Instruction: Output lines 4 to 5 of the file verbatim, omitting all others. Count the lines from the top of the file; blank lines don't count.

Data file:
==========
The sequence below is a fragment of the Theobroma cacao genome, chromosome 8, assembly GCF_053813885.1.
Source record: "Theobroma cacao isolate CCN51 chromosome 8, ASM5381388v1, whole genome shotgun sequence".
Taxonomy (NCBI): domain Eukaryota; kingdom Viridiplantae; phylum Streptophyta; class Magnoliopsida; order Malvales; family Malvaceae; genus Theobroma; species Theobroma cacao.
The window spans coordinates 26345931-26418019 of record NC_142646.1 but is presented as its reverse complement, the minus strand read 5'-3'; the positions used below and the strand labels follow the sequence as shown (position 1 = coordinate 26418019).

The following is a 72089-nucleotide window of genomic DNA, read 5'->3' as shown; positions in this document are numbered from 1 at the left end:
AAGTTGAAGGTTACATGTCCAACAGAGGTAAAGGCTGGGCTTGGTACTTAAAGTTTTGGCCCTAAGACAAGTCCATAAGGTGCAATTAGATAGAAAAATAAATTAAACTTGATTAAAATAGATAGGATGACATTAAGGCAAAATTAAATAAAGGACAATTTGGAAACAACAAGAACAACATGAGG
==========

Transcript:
The window spans coordinates 26345931-26418019 of record NC_142646.1 but is presented as its reverse complement, the minus strand read 5'-3'; the positions used below and the strand labels follow the sequence as shown (position 1 = coordinate 26418019).

The following is a 72089-nucleotide window of genomic DNA, read 5'->3' as shown; positions in this document are numbered from 1 at the left end: